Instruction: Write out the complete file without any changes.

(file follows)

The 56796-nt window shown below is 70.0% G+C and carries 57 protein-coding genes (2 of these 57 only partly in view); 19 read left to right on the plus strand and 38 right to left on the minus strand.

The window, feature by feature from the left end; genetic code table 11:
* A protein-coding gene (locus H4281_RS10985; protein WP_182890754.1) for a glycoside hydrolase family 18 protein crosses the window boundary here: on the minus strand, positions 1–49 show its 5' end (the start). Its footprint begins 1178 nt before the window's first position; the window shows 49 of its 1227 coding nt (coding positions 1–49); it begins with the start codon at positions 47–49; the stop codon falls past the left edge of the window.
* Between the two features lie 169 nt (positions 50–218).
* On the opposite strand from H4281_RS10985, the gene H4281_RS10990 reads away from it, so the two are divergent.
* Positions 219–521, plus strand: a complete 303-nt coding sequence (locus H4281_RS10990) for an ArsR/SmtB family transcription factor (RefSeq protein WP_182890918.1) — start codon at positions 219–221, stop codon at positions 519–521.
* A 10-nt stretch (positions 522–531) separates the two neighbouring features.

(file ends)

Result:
The 56796-nt window shown below is 70.0% G+C and carries 57 protein-coding genes (2 of these 57 only partly in view); 19 read left to right on the plus strand and 38 right to left on the minus strand.

The window, feature by feature from the left end; genetic code table 11:
* A protein-coding gene (locus H4281_RS10985; protein WP_182890754.1) for a glycoside hydrolase family 18 protein crosses the window boundary here: on the minus strand, positions 1–49 show its 5' end (the start). Its footprint begins 1178 nt before the window's first position; the window shows 49 of its 1227 coding nt (coding positions 1–49); it begins with the start codon at positions 47–49; the stop codon falls past the left edge of the window.
* Between the two features lie 169 nt (positions 50–218).
* On the opposite strand from H4281_RS10985, the gene H4281_RS10990 reads away from it, so the two are divergent.
* Positions 219–521, plus strand: a complete 303-nt coding sequence (locus H4281_RS10990) for an ArsR/SmtB family transcription factor (RefSeq protein WP_182890918.1) — start codon at positions 219–221, stop codon at positions 519–521.
* A 10-nt stretch (positions 522–531) separates the two neighbouring features.